Somehow, Ken eventually managed to get me in the car. I grumpily demanded a stop at Starbucks when I knew we didn’t have the time. He complied with just a tad bit of irritation this time. Once I had my coffee in hand, I calmed somewhat. At least this was something that was comforting and familiar. Ken seemed to sense this and breathed a sigh of relief. I, however, wasn’t done throwing tantrums. When I discovered we’d be picking up two of Ken’s sweat buddies, I threw a fit and, when finished, burst into tears.
“Why am I doing this?” I cried.
“Why are you crying?” he asked.
“No! Why am I intruding on your sweat lodge. You already have sweat-buddies! You don’t need me!”
“Oh, you’re feeling like a fourth wheel?”
“We don’t have to drive up with them. It’s just usually what I do. It’s a long ride and it’s more pleasant when you have company. Of course I have you today…I’ll call and tell them we’re driving separately.”
I nodded. Then felt like a putz. (After all that is exactly what I was being.)
He had his cellphone to his ear, and I suddenly said, “No, don’t.”
He sighed deeply, disconnected, and we continued to drive in silence.
When we arrived at the carpool meeting spot, I put on my sunglasses to cover my tear-bleary, frightened eyes. I was greeted by Ken’s friends with hugs and “Oh! We’re so glad you could make it!” type exclamations. I cringed inside. That’s exactly what the church goer’s at my mother’s church would say if I happened to show up. This was one of the things I dreaded most about going to church. They said they were happy to see me, but there eyes said things like: “Pagan! Just look at the length of that skirt! Land’s sake! She’s just as wild and slutty as ever. It’s a wonder she doesn’t burst into flame upon entering our sacred and holy home!”
However, Ken’s friends, Sarah and Darren, seemed genuine. They almost seemed a little shy. I had met them both before, socially and briefly, which meant that I didn’t know them at all. Sitting in the back seat of the car with Ken, and listening to their banter had me smiling and relaxing just a bit more. They didn’t seemed the least bit worried about the “sweat” ahead of us which eased my mind a bit more.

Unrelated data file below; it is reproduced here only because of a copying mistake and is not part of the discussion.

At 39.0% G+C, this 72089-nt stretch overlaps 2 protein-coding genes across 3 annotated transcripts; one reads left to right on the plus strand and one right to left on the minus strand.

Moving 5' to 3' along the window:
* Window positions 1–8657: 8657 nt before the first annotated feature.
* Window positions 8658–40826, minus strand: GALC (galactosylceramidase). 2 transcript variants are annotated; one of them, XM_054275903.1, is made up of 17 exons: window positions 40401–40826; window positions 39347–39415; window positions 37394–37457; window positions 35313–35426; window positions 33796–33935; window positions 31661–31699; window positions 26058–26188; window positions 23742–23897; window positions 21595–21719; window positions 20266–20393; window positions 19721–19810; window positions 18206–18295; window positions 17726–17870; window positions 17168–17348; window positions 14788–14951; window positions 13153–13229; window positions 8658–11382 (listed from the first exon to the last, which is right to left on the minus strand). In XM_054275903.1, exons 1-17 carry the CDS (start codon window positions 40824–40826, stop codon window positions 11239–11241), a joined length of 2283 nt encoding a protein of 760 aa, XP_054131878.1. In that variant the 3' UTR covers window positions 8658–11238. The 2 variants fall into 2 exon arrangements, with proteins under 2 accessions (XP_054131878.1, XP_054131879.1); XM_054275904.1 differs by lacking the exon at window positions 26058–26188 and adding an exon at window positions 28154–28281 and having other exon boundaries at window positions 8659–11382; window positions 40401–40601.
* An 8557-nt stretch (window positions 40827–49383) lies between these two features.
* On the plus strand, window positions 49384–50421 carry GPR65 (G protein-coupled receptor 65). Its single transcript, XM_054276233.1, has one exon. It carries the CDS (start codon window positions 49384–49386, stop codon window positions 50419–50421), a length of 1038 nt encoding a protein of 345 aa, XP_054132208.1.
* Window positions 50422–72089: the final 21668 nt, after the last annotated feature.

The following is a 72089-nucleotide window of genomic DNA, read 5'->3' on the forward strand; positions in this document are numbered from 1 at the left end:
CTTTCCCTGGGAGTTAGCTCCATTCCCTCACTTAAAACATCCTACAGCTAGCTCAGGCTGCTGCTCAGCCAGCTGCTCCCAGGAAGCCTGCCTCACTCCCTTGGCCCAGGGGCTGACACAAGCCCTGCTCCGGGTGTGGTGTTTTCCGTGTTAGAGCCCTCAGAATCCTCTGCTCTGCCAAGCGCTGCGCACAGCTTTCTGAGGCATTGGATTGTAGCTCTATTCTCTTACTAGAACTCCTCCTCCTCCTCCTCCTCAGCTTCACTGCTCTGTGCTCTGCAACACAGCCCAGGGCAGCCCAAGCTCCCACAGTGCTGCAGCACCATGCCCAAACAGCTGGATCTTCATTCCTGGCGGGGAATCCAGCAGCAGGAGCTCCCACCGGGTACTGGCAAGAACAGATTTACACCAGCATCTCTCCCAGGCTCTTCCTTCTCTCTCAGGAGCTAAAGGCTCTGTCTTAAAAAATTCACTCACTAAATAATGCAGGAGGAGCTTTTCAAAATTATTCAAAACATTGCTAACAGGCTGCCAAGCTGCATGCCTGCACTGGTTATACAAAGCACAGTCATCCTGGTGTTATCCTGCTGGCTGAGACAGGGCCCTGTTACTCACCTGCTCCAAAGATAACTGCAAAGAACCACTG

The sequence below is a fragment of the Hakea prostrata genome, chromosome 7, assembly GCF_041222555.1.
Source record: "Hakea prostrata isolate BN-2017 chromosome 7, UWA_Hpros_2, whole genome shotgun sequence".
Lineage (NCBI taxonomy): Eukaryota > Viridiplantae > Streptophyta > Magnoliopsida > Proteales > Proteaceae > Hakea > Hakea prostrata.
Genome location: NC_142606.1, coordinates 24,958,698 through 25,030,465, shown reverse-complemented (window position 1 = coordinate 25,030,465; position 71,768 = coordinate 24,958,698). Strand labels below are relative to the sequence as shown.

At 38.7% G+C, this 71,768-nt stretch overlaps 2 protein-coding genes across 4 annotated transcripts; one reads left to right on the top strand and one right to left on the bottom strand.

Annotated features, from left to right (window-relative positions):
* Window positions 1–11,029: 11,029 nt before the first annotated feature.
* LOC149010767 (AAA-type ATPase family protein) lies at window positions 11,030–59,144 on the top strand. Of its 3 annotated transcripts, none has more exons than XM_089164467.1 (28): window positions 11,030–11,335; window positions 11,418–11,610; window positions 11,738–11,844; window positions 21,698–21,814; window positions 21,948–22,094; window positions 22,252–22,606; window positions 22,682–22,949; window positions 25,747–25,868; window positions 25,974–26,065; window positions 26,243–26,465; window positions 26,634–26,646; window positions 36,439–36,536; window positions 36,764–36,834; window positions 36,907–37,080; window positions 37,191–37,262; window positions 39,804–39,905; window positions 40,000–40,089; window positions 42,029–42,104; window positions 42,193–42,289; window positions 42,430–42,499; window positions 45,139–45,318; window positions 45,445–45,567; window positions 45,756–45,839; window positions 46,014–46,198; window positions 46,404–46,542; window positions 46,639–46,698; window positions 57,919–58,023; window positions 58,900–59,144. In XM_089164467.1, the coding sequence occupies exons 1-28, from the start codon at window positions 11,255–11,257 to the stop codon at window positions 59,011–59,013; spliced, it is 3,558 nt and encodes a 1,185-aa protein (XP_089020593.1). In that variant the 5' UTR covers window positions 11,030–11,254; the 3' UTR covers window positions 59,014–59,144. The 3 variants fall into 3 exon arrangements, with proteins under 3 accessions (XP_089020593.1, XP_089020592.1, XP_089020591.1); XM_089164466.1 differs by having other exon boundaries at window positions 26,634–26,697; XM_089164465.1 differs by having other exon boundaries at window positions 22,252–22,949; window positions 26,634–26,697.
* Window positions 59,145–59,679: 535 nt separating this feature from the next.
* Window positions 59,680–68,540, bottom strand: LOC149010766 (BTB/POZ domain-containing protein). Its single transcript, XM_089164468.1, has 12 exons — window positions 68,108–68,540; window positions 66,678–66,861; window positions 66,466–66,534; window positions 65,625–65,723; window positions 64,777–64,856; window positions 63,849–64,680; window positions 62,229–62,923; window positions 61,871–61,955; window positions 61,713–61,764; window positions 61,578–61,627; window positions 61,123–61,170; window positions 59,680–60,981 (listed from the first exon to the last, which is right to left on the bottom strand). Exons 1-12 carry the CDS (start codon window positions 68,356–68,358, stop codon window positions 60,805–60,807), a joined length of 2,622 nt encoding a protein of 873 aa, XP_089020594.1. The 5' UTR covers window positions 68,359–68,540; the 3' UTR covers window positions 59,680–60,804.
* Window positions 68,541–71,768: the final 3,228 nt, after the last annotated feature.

When we arrived at our destination, I met more of the people I would be sweating with, and received more of the platitudes I’d heard before. “So nice that you could join us. So happy you finally came.” There were eleven people assembled to sweat that day.
Ken led me around the back of the house to the sweat lodge, giving me an impromptu tour. The sight of the sweat lodge brought a fresh surge of panic. It was so…well, so tiny. How in the heck were eleven people going to fit in that thing? The fire in front of the lodge had the panic transforming itself into terror. It was so freaking hot I was already sweating while standing 30 feet from fire pit!
Every one mingled and wandered off to change. I put on the loose pants and the t-shirt Ken had recommended, and joined the rest in front of the lodge. The head guy, Mark, who ran the lodge came to me and asked if I’d done this before. I said, “Heck no.”
He smiled and said, “Well the lodge is about prayer, so remember, if it starts to get tough in there, pray.” I didn’t have the heart to tell him I’d been praying all morning and it hadn’t done an iota of good. (I was still going to sweat, wasn’t I?) Mark smiled, and said I’d be fine. I tried to smile back but it came out more like a grimace.